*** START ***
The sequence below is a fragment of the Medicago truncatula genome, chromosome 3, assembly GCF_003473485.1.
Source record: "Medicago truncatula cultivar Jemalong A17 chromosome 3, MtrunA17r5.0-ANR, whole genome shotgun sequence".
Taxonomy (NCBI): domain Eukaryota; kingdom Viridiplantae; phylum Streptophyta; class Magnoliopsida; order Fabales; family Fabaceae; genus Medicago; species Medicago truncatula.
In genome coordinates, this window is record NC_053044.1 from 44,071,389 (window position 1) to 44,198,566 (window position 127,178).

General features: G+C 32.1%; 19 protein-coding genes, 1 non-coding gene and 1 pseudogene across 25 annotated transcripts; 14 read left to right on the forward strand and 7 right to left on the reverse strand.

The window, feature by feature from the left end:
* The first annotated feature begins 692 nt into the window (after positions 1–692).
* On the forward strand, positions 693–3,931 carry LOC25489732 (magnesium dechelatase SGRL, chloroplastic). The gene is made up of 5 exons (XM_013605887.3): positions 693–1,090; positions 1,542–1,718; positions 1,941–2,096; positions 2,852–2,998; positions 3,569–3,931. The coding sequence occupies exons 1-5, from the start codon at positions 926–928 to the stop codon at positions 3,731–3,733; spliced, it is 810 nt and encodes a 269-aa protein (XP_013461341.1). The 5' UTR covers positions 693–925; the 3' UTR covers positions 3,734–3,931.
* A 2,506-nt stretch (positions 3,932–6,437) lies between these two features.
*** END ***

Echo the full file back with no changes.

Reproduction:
The sequence below is a fragment of the Medicago truncatula genome, chromosome 3, assembly GCF_003473485.1.
Source record: "Medicago truncatula cultivar Jemalong A17 chromosome 3, MtrunA17r5.0-ANR, whole genome shotgun sequence".
Taxonomy (NCBI): domain Eukaryota; kingdom Viridiplantae; phylum Streptophyta; class Magnoliopsida; order Fabales; family Fabaceae; genus Medicago; species Medicago truncatula.
In genome coordinates, this window is record NC_053044.1 from 44,071,389 (window position 1) to 44,198,566 (window position 127,178).

General features: G+C 32.1%; 19 protein-coding genes, 1 non-coding gene and 1 pseudogene across 25 annotated transcripts; 14 read left to right on the forward strand and 7 right to left on the reverse strand.

The window, feature by feature from the left end:
* The first annotated feature begins 692 nt into the window (after positions 1–692).
* On the forward strand, positions 693–3,931 carry LOC25489732 (magnesium dechelatase SGRL, chloroplastic). The gene is made up of 5 exons (XM_013605887.3): positions 693–1,090; positions 1,542–1,718; positions 1,941–2,096; positions 2,852–2,998; positions 3,569–3,931. The coding sequence occupies exons 1-5, from the start codon at positions 926–928 to the stop codon at positions 3,731–3,733; spliced, it is 810 nt and encodes a 269-aa protein (XP_013461341.1). The 5' UTR covers positions 693–925; the 3' UTR covers positions 3,734–3,931.
* A 2,506-nt stretch (positions 3,932–6,437) lies between these two features.